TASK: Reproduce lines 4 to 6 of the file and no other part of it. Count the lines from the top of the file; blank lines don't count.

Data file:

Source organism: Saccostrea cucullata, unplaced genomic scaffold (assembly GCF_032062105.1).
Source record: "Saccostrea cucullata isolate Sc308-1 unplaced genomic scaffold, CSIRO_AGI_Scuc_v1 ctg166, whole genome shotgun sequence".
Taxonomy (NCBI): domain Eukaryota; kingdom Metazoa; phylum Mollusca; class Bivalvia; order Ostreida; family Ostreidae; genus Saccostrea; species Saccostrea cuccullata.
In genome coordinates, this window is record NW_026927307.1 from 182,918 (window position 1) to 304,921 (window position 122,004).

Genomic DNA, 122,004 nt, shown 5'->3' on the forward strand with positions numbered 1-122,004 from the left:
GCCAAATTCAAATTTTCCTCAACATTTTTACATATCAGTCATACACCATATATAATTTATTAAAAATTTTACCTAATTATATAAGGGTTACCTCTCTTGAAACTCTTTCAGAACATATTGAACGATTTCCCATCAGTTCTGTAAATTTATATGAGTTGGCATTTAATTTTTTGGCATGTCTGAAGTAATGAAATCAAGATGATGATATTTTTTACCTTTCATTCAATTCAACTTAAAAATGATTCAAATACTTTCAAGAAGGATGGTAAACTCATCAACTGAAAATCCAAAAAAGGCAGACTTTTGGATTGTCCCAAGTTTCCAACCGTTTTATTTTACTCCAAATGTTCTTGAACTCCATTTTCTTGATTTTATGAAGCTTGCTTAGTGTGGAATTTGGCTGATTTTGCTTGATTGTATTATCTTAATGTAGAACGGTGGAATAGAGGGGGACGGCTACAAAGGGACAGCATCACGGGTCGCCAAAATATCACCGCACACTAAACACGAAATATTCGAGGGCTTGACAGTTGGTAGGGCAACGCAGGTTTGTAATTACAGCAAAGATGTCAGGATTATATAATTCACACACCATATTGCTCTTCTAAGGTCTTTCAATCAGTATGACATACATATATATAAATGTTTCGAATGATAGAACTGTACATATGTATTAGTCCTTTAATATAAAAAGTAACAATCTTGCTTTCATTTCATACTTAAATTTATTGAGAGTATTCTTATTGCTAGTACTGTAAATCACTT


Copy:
In genome coordinates, this window is record NW_026927307.1 from 182,918 (window position 1) to 304,921 (window position 122,004).

Genomic DNA, 122,004 nt, shown 5'->3' on the forward strand with positions numbered 1-122,004 from the left:
GCCAAATTCAAATTTTCCTCAACATTTTTACATATCAGTCATACACCATATATAATTTATTAAAAATTTTACCTAATTATATAAGGGTTACCTCTCTTGAAACTCTTTCAGAACATATTGAACGATTTCCCATCAGTTCTGTAAATTTATATGAGTTGGCATTTAATTTTTTGGCATGTCTGAAGTAATGAAATCAAGATGATGATATTTTTTACCTTTCATTCAATTCAACTTAAAAATGATTCAAATACTTTCAAGAAGGATGGTAAACTCATCAACTGAAAATCCAAAAAAGGCAGACTTTTGGATTGTCCCAAGTTTCCAACCGTTTTATTTTACTCCAAATGTTCTTGAACTCCATTTTCTTGATTTTATGAAGCTTGCTTAGTGTGGAATTTGGCTGATTTTGCTTGATTGTATTATCTTAATGTAGAACGGTGGAATAGAGGGGGACGGCTACAAAGGGACAGCATCACGGGTCGCCAAAATATCACCGCACACTAAACACGAAATATTCGAGGGCTTGACAGTTGGTAGGGCAACGCAGGTTTGTAATTACAGCAAAGATGTCAGGATTATATAATTCACACACCATATTGCTCTTCTAAGGTCTTTCAATCAGTATGACATACATATATATAAATGTTTCGAATGATAGAACTGTACATATGTATTAGTCCTTTAATATAAAAAGTAACAATCTTGCTTTCATTTCATACTTAAATTTATTGAGAGTATTCTTATTGCTAGTACTGTAAATCACTT